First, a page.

The transition from small farms and backyard gardens to centralized agriculture has distanced us from our food. We no longer know who grows our food or how they grow it. This, in turn, distances us from our environment and community. Large-scale monocultures leave our soils vulnerable to erosion and let chemicals leach into our groundwater. Our reliance on prepared foods from grocery stores instead of whole foods from local farms weakens our local economy and our community’s health. This food system is unsustainable and harmful.

Fortunately, the status quo is gradually changing as local, small-scale producers receive more recognition and support. Grinnell College has started to be a part of that change. Students have encouraged the dining hall to incorporate more local foods into the menu. With the growing interest in agriculture on campus, small groups of students are also working to revitalize the Community Garden on campus.

This fall, Grinnellians rolled out of bed early on Saturday morning to get their hands dirty in the garden, clearing out weeds, laying down compost, and planting seeds. They transformed plots of canary grass and past-their-prime tomatoes into a four-season harvest garden with hardy greens and root vegetables. This transformation was made possible with the construction of cold frames and hoop houses, small structures that act as miniature greenhouses and protect plants from the frost. We enjoyed carrots and beets, fresh from the garden, in late November. The mistakes we made along the way created opportunities for innovation and laughter. For instance, we experimented with three different hoop houses before settling on a version that survived the Iowa winds.

Because each person contributes a unique skill set to the garden projects, we teach each other and learn from each other. With his enthusiasm for building and tinkering, Sam Calisch ’10 designed and built an 80-gallon rain catchment system that supplied the garden with fresh, clean water all semester. Elyssa Mopper ’11 led a vermiculture workshop and has helped the garden develop an effective composting system. Students living off-campus and cooks for the Vegan Co-op trudge down to the garden — even in snowy weather — to return their kitchen scraps to the land instead of to the landfill. Over fall break, a group of students, staff, and local people replastered the walls of the straw-bale tool shed.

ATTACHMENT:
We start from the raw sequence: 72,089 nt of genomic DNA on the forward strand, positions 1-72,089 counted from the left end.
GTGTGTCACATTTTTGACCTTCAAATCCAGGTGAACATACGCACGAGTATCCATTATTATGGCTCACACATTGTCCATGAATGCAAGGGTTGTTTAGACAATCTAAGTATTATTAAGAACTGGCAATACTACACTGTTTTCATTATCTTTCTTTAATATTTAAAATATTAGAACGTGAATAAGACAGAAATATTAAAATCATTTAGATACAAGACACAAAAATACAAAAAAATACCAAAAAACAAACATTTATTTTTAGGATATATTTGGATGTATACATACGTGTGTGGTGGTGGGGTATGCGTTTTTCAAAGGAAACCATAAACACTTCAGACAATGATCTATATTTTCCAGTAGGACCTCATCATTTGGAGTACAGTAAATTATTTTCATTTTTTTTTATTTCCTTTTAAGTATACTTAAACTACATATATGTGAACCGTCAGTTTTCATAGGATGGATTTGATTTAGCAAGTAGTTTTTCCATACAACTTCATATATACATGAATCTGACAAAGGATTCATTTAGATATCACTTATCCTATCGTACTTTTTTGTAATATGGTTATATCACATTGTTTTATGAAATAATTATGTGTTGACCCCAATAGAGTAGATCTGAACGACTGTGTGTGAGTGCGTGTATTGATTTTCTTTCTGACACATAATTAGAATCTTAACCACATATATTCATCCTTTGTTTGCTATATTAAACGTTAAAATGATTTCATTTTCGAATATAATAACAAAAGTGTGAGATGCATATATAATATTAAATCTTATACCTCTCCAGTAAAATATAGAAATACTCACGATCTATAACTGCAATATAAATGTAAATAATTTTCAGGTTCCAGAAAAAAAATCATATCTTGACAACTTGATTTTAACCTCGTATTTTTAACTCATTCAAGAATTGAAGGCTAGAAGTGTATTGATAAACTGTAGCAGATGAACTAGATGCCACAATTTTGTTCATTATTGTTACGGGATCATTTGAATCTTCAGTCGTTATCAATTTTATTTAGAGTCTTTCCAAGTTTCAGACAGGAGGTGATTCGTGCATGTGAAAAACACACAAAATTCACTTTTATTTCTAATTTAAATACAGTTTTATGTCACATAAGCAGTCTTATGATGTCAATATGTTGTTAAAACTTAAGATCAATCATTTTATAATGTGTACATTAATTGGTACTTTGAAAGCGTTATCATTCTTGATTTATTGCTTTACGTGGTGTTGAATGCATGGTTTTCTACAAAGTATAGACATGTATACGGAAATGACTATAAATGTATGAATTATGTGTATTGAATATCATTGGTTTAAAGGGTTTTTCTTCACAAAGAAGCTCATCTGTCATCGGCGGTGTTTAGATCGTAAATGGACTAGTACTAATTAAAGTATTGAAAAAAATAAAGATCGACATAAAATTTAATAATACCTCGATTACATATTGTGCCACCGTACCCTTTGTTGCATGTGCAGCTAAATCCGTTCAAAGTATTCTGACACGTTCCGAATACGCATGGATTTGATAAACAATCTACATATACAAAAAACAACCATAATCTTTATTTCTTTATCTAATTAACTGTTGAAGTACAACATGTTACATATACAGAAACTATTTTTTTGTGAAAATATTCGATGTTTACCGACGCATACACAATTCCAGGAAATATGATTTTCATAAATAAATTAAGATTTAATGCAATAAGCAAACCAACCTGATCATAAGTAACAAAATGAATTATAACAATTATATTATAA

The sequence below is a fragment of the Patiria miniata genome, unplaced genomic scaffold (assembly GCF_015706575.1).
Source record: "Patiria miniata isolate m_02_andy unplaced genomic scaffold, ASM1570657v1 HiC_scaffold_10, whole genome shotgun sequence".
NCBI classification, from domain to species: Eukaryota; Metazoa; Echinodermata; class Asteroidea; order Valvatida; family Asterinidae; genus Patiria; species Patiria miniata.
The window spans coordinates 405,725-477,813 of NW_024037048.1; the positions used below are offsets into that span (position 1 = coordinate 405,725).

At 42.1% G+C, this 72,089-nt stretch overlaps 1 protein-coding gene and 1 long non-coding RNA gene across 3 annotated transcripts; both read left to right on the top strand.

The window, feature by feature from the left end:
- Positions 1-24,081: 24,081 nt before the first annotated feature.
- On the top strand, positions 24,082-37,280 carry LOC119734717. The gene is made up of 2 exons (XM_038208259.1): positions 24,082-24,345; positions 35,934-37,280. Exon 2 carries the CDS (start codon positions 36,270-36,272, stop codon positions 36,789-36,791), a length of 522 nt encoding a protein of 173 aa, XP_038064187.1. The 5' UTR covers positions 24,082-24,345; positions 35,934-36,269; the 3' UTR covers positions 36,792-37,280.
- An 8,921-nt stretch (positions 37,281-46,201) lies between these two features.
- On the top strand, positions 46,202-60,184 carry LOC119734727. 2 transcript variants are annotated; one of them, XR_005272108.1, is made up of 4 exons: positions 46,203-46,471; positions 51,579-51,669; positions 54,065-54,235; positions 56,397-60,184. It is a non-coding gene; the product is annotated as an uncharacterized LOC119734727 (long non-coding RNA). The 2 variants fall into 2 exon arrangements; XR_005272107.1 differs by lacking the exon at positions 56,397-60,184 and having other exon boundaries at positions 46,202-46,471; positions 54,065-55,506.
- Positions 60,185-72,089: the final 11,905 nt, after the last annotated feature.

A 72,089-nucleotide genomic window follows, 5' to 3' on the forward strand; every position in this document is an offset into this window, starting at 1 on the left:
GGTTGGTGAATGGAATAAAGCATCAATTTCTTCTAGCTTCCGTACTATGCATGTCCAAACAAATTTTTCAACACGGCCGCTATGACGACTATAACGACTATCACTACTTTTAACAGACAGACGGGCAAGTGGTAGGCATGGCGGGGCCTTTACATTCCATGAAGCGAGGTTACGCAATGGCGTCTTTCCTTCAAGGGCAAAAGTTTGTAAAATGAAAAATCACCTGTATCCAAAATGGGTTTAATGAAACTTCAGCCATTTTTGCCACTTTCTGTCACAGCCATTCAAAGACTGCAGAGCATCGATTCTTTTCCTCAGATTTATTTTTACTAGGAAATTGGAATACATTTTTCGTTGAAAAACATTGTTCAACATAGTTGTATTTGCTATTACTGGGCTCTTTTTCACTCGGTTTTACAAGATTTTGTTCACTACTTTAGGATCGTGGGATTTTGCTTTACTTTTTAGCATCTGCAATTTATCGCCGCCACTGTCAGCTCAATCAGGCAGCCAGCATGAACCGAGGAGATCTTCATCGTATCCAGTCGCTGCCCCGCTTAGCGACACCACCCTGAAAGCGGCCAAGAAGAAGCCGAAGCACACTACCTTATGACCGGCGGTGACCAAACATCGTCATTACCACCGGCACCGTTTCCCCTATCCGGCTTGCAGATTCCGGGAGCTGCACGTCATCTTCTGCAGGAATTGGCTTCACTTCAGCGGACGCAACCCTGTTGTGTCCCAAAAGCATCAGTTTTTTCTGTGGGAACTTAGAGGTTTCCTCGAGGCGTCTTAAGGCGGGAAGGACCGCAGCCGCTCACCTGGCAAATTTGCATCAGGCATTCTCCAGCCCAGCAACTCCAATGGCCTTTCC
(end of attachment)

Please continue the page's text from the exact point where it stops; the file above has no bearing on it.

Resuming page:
With such a diverse group, we have been able to accomplish much more than just grow a few vegetables. We have laid the foundation for sustainable, interconnected system that captures rainwater, returns waste to natural cycles, and models natural building practices. By connecting students to the land and the food they eat, the garden has also inspired other initiatives on campus.

The Local Foods Co-op, supported by Dean Porter ’10, Ami Freeberg ’10, and Erica Hougland ’10, has connected students to Paul’s Grains, an organic producer in Laurel, Iowa. Nathan Pavloic ’10, Alex Reich ’11, and Caitlin Vaughan ’10 are spearheading a movement to establish EcoHouse, a College-owned house that would model sustainable living practices and nurture a community of environmentally sensitive activists. This summer, I will be staying in Grinnell, along with Alex Reich ’11, Eric Nost ’09, and Meredith Groves ’08 to coordinate a local foods initiative funded through the Davis Foundation.

The garden focuses and unifies diverse forms of activism, all seeking to nurture the land and our communities. It creates space for us to gather as a community to work, eat, laugh, and learn together.

Hart Ford-Hodges '10 is a Biology major from Pittsburg, Pennsylvania.

Hart Ford-Hodges '10...

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